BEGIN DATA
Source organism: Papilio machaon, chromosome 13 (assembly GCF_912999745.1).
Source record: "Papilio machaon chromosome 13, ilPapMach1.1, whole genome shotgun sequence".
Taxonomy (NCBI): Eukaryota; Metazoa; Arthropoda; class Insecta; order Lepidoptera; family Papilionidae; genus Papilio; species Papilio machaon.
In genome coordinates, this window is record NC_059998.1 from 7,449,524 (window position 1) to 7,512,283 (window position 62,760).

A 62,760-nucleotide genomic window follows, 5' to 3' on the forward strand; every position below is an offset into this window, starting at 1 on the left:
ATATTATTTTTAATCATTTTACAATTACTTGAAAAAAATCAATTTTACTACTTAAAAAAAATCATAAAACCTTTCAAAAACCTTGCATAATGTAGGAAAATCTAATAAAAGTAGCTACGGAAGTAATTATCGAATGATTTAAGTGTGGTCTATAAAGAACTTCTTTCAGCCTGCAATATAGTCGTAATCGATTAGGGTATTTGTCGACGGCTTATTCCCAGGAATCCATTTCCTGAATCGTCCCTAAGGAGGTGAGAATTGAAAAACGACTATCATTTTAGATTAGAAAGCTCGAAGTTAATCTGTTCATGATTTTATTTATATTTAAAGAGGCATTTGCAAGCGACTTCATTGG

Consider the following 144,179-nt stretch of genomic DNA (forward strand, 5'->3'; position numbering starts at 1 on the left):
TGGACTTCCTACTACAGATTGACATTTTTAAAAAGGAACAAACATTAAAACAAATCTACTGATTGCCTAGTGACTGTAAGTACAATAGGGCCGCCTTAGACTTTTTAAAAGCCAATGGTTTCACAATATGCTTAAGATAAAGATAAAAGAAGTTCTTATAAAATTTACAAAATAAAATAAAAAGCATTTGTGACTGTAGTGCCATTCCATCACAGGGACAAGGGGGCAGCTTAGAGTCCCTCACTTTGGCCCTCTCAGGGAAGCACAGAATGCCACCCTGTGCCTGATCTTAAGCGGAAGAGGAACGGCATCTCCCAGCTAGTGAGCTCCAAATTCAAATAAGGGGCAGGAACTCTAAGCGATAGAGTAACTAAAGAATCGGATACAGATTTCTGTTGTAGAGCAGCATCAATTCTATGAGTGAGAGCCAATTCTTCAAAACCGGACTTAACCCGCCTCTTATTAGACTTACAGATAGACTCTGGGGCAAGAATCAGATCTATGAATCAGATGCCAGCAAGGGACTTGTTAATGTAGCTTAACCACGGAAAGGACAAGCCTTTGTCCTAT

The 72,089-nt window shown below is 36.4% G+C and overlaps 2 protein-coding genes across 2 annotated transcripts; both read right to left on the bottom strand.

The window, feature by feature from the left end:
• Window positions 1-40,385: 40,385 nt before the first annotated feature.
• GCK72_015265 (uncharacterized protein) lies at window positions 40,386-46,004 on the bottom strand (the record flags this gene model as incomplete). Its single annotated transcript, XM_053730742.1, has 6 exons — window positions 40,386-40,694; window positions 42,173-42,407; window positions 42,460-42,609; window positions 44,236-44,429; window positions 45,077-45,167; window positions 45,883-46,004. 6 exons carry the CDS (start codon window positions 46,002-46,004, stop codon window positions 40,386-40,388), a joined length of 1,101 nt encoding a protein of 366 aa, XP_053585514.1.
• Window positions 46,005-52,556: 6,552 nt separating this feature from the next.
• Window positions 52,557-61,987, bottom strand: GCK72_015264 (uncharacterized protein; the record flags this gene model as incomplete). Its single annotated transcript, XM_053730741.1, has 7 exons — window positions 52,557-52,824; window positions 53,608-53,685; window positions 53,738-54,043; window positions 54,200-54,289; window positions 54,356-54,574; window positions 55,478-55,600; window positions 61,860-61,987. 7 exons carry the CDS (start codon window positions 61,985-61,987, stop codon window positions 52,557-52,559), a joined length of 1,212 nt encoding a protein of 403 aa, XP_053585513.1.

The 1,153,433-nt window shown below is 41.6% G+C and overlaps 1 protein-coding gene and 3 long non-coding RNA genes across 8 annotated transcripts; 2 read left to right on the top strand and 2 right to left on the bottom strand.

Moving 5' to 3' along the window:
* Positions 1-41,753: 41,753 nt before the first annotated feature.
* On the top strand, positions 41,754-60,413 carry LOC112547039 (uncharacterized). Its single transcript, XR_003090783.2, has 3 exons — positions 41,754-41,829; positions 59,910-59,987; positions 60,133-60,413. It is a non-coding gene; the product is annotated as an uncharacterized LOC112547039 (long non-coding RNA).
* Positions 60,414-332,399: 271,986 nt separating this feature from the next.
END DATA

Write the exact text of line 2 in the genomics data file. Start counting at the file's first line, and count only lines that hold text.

Source record: "Papilio machaon chromosome 13, ilPapMach1.1, whole genome shotgun sequence".